But the Blades manager believes the Everton striker's journey has much further to go, tipping the 23-year-old to play for England.
Sheffield-born Calvert-Lewin started his career at Bramall Lane but Wilder first worked with him as an 18-year-old on loan at Northampton Town. His time in red-and-white stripes was brief, but like some of the other Blades products playing in the Premier League, he helped their progression by moving on.
An unused substitute in this season's reverse fixture, he is set to make his first appearance against the club he supported as a boy at Bramall Lane on Monday.
“We would love him to still be a Sheffield United player, although I’m not sure he would be because he’s taken enormous strides,” said Wilder of a player who has scored 15 goals this season, although none since the resumption. “He’s a lovely kid and I’m absolutely delighted in terms of what he’s done in his career.
“I know he’s a massive United fan and I know how much this club means to him. But he had to look after himself and his career. He was still a young player here.
“The big thing is that when the Premier League comes knocking like it did for Rammers (Bournemouth goalkeeper Aaron Ramsdale), Brooksy (his team-mate David Brooks) and Dom, you can’t do anything about it.
“It might sound daft, but the money we got for three or four players was at the time hugely important. We had to trim to get value for money and use the money we got right the way through.
“Brooksy’s money went towards signing John Egan and at that time Dominic’s money was important. We couldn't really stand in his way and it’s brilliant in terms of the progression.
“I would have loved us to be in that situation now where we have the likes of Brooksy, Rammers and Doms. It was what it was at the time, you have to move on and we have done.”
It was Calvert-Lewin's bravery which impressed Wilder when he was manager of then-League Two Northampton.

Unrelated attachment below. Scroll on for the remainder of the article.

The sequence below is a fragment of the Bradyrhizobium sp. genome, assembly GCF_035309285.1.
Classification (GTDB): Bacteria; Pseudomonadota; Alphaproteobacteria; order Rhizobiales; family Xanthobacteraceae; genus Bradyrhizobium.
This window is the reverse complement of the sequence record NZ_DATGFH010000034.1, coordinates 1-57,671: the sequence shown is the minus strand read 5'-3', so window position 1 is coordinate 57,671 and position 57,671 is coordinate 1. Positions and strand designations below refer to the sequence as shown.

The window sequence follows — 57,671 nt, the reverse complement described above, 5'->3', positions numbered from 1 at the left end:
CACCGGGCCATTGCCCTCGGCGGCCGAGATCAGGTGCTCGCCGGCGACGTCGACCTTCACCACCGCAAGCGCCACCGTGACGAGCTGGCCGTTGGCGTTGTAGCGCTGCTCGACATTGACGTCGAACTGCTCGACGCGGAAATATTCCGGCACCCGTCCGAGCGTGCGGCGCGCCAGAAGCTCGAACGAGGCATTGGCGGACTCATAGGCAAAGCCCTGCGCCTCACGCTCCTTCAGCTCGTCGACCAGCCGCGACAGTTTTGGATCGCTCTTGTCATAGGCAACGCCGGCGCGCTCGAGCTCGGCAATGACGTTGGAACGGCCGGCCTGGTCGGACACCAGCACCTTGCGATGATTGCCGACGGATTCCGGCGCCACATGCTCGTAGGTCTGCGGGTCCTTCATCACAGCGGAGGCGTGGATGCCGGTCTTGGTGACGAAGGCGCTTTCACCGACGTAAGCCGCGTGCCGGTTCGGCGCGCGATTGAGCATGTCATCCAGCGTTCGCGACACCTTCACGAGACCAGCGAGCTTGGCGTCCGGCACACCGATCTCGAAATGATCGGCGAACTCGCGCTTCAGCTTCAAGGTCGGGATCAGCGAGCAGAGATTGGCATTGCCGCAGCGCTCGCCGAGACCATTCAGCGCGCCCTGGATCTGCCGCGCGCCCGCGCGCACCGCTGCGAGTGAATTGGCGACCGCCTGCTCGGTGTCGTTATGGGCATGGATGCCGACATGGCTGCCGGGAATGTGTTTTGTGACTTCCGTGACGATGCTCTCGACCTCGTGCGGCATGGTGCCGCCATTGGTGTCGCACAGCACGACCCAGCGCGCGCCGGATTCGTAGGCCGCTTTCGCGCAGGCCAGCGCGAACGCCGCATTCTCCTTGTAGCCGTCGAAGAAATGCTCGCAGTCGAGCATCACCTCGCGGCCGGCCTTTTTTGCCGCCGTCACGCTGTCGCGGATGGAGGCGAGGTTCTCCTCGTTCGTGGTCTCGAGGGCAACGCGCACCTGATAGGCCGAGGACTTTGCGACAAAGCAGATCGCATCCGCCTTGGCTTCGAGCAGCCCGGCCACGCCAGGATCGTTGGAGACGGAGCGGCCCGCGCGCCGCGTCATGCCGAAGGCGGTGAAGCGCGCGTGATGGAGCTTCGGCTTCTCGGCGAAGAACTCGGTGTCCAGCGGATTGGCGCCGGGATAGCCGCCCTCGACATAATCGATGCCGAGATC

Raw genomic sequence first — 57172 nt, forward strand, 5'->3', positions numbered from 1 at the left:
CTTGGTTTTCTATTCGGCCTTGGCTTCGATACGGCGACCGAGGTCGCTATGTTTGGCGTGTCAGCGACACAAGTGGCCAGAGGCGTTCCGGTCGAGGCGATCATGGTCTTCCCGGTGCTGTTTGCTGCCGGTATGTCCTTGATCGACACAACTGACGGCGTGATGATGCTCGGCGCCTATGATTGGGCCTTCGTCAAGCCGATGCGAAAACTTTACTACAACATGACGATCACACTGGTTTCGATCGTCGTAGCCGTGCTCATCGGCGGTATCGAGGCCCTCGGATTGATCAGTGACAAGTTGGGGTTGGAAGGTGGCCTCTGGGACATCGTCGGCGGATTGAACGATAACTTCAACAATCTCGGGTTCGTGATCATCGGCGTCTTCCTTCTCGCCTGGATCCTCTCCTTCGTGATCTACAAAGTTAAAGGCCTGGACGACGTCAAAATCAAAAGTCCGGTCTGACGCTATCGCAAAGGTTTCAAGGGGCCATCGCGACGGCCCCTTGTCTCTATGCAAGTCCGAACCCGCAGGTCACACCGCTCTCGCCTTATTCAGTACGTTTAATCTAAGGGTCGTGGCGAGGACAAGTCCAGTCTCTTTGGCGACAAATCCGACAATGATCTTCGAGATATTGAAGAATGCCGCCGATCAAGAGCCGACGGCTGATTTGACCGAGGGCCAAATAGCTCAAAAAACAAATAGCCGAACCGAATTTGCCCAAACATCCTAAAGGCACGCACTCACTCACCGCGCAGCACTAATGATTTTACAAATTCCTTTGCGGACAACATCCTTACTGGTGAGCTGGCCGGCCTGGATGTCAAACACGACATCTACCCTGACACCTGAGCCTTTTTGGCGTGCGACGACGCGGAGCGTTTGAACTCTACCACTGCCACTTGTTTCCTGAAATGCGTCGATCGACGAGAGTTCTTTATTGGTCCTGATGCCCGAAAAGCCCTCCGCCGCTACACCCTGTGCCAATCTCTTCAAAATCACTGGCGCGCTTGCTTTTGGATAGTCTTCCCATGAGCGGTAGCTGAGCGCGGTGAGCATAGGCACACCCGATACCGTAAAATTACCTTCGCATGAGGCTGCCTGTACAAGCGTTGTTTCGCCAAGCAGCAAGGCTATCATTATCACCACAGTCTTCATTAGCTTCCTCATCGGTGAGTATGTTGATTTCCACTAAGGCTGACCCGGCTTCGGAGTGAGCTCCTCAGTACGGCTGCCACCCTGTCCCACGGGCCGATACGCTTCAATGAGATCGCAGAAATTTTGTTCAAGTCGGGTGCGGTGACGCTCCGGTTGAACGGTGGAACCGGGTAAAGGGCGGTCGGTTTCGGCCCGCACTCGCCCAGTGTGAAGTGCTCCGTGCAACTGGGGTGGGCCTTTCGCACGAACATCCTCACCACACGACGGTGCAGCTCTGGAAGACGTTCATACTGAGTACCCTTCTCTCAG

“He was great for us at Northampton in the first part of the (2015-16) season,” he said. “He set us up to have the success we had in that year.
“Hopefully he enjoyed it as much as I enjoyed managing him.
“He got us some important goals (five in 20 league games). He played his part. He’s a tremendous boy. I’ve got a lot of time for Dom, he’s a tremendous kid.
“I thought it was brave of him to go out on loan and get his hands dirty, which he certainly did.
“He was athletic, but very raw. He then went on to his next step at Everton and has improved being around really good players.
“He’s the one who has taken his career to the next level and he deserves a tremendous amount of credit for that.”
Calvert-Lewin is in some ways a throwback centre-forward in an era when traditional No 9s are a dying breed but he also has the modern-day qualities Wilder thinks will be of interest to Gareth Southgate. He made such rapid strides under caretaker manager Duncan Ferguson, then permanent replacement Carlo Ancelotti that before the coronavirus pandemic caused football to be suspended, Calvert-Lewin looked to be making a strong case to gatecrash Euro 2020.
“Why not?” said Wilder when asked if Calvert-Lewin could wear the Three Lions. “He’s a modern-day centre-forward, he defends from the front. He’s athletic, he’s technically brave and strong and 15 goals in the Premier League is a huge achievement for a young player.
“I’m sure that will continue and he will keep improving. He’s the sort of centre-forward everyone is after, he does everything well.
“He runs down the sides, he gets in the box, he ticks all the boxes.
“It’s just a shame he is not playing in the red and white stripes of us at this time because he would have been a great asset to us.”
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